I think it comes down to them not being seen the same. Even the pictures they used to portray Trayvon Martin, literally a child, in the media – I mean there’s no way you can justify a full-grown man the size of George Zimmerman, being afraid of and shooting someone like Trayvon Martin – but the picture of him with the hood up – and I don’t think there’s anything remotely scary about him there, he looks like a little boy with his hood up and he’s got such a young face – the fact that they do stuff like that, that they’ll find pictures of victims smoking or mug shots and you have to search to see pictures of them [at internships and with their families] is violent. If there’s any sort of violence where a white person is the perpetrator, the photos they use of them are so nice. A white man will go and kill his whole family in their sleep and the photo the media will use is him hugging his kids instead of a mug shot. But when a Black person gets murdered, if they’ve committed the smallest crime, no matter when, they will use their mugshot photo.

So it comes down to existing bias?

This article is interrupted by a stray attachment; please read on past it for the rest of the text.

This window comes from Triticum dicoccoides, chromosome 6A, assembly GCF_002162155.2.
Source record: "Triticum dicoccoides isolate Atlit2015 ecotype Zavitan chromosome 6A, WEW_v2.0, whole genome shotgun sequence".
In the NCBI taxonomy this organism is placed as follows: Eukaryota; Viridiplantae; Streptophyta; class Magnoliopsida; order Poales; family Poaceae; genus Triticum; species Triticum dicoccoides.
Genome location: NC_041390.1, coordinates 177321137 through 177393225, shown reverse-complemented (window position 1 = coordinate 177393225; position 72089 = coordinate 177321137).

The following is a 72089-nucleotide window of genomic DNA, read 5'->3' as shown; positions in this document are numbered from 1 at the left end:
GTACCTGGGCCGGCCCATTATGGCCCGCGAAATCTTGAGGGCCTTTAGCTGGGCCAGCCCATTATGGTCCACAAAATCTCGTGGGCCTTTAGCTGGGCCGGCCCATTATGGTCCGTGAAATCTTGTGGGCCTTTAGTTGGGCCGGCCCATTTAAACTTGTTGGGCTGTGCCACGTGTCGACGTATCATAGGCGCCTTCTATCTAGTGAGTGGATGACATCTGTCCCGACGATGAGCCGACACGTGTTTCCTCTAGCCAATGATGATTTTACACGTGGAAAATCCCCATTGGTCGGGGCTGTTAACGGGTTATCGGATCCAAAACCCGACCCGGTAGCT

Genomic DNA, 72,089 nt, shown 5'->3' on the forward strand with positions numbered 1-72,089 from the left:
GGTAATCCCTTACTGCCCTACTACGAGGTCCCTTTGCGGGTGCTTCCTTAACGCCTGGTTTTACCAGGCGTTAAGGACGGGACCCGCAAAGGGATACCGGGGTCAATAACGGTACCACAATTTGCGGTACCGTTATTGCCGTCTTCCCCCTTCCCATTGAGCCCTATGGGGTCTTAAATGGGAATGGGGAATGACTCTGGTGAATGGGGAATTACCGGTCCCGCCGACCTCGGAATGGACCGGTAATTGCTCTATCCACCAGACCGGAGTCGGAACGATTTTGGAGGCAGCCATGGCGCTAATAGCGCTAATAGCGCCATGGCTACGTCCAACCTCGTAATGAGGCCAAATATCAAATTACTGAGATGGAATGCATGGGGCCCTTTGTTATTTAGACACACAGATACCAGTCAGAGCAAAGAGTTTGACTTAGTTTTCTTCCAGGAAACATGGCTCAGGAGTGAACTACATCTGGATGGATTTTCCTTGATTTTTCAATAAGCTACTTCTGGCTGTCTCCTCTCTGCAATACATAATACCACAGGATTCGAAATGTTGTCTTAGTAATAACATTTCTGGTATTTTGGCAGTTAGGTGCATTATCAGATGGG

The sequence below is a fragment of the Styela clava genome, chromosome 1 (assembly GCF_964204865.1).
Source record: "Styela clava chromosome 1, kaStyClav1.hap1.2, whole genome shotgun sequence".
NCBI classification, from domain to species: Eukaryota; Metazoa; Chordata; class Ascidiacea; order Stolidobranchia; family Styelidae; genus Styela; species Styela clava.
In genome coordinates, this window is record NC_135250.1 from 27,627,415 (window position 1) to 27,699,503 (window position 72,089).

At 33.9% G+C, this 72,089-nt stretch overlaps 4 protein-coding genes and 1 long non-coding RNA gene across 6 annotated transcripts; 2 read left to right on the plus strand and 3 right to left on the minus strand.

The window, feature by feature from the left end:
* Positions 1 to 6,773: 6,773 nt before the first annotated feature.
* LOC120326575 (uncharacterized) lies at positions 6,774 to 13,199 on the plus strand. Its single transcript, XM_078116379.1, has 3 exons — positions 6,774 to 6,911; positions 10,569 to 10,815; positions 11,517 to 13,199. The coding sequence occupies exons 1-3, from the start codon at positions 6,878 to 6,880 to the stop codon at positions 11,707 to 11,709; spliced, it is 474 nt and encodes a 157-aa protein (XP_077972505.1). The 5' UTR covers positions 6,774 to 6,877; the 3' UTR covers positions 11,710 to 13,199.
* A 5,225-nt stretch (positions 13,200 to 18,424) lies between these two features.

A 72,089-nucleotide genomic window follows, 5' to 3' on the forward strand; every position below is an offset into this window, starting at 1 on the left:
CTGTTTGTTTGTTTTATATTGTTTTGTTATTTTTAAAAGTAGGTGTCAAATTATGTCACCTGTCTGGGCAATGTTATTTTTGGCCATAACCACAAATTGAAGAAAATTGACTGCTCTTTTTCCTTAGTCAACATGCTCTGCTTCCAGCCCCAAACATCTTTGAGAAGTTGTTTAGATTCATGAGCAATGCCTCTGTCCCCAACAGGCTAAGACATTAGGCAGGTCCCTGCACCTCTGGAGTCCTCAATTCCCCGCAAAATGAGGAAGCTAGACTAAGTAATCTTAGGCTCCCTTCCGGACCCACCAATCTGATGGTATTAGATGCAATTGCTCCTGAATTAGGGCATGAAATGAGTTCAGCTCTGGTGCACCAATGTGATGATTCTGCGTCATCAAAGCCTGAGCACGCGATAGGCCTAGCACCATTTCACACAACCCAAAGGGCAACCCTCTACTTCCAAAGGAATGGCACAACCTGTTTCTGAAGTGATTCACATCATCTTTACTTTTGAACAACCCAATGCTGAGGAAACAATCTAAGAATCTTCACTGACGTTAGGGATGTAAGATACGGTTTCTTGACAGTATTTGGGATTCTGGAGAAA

It’s deliberate though.

So retweeting a video of police or supremacist brutality, does that count as activism?

If you retweet and you don’t think about it properly… A lot of people share posts to their Instagram story but off-screen, are they changing their lives? It’s a discussion we’re going to have off-screen. More from the fact that the videos are horrible, it’s not really activism if you’re doing almost more harm than good. We’re getting into a time where, maybe, my white friends want to be more informed of this stuff but if you don’t think long enough not to share it, it can be ill-placed. [If they want their activism to go beyond just retweeting] they can start believing people. They can stop saying that people are being dramatic. They could think about their own individual actions, think about further things they can do, living out their activism, I guess. Speaking to their friends who may have questionable views, standing up instead of having your Black friend do it all the time. There’s a girl I’ve worked with in the past – we both do the feminist society at uni – and we did a presentation together on beauty standards and it was such a relief to have her start the conversation about Eurocentric beauty standards instead of me because it underpins everything. It was such a relief A) that she knew about it and B) that she raised it and included it because it changes it from ‘oh, this Black girl is being political again’. And a burden wasn’t on me to educate people and also educate her because then working with her would have been so stressful. And it gave a more complete presentation. So I think that’s what people need to do.